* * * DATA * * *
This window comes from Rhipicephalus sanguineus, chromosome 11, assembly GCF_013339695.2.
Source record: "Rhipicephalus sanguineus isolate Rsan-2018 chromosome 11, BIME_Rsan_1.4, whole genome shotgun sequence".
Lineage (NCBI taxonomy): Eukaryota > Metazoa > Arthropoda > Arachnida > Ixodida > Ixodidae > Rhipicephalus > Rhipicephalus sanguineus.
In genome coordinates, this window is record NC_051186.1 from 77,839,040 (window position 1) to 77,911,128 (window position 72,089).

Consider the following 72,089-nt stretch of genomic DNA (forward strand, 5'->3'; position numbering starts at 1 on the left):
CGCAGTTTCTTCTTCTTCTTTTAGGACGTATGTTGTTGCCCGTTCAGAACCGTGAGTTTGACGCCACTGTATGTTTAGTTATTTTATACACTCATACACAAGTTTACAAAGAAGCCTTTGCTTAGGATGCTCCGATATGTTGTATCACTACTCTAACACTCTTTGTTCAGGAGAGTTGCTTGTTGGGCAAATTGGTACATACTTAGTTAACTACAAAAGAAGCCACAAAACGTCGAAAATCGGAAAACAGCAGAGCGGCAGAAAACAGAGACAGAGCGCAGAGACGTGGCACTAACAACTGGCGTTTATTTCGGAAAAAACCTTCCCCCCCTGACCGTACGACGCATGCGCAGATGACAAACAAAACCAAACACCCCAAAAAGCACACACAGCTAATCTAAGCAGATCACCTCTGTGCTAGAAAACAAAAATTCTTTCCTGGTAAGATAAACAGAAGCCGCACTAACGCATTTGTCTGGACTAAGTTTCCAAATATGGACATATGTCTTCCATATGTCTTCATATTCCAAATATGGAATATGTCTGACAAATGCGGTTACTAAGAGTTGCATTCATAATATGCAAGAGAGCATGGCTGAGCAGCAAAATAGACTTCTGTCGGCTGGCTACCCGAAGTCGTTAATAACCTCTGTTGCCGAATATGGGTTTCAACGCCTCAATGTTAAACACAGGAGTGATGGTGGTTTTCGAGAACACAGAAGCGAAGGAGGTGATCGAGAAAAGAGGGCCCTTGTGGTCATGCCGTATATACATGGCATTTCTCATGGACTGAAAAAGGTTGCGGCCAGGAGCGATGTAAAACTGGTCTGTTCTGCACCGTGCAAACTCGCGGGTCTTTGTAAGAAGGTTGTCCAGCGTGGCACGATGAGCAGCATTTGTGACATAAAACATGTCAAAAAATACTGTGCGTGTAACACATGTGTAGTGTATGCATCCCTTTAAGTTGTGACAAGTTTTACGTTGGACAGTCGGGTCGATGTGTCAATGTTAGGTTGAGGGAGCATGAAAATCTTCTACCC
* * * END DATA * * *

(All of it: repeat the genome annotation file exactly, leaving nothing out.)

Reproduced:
This window comes from Rhipicephalus sanguineus, chromosome 11, assembly GCF_013339695.2.
Source record: "Rhipicephalus sanguineus isolate Rsan-2018 chromosome 11, BIME_Rsan_1.4, whole genome shotgun sequence".
Lineage (NCBI taxonomy): Eukaryota > Metazoa > Arthropoda > Arachnida > Ixodida > Ixodidae > Rhipicephalus > Rhipicephalus sanguineus.
In genome coordinates, this window is record NC_051186.1 from 77,839,040 (window position 1) to 77,911,128 (window position 72,089).

Consider the following 72,089-nt stretch of genomic DNA (forward strand, 5'->3'; position numbering starts at 1 on the left):
CGCAGTTTCTTCTTCTTCTTTTAGGACGTATGTTGTTGCCCGTTCAGAACCGTGAGTTTGACGCCACTGTATGTTTAGTTATTTTATACACTCATACACAAGTTTACAAAGAAGCCTTTGCTTAGGATGCTCCGATATGTTGTATCACTACTCTAACACTCTTTGTTCAGGAGAGTTGCTTGTTGGGCAAATTGGTACATACTTAGTTAACTACAAAAGAAGCCACAAAACGTCGAAAATCGGAAAACAGCAGAGCGGCAGAAAACAGAGACAGAGCGCAGAGACGTGGCACTAACAACTGGCGTTTATTTCGGAAAAAACCTTCCCCCCCTGACCGTACGACGCATGCGCAGATGACAAACAAAACCAAACACCCCAAAAAGCACACACAGCTAATCTAAGCAGATCACCTCTGTGCTAGAAAACAAAAATTCTTTCCTGGTAAGATAAACAGAAGCCGCACTAACGCATTTGTCTGGACTAAGTTTCCAAATATGGACATATGTCTTCCATATGTCTTCATATTCCAAATATGGAATATGTCTGACAAATGCGGTTACTAAGAGTTGCATTCATAATATGCAAGAGAGCATGGCTGAGCAGCAAAATAGACTTCTGTCGGCTGGCTACCCGAAGTCGTTAATAACCTCTGTTGCCGAATATGGGTTTCAACGCCTCAATGTTAAACACAGGAGTGATGGTGGTTTTCGAGAACACAGAAGCGAAGGAGGTGATCGAGAAAAGAGGGCCCTTGTGGTCATGCCGTATATACATGGCATTTCTCATGGACTGAAAAAGGTTGCGGCCAGGAGCGATGTAAAACTGGTCTGTTCTGCACCGTGCAAACTCGCGGGTCTTTGTAAGAAGGTTGTCCAGCGTGGCACGATGAGCAGCATTTGTGACATAAAACATGTCAAAAAATACTGTGCGTGTAACACATGTGTAGTGTATGCATCCCTTTAAGTTGTGACAAGTTTTACGTTGGACAGTCGGGTCGATGTGTCAATGTTAGGTTGAGGGAGCATGAAAATCTTCTACCC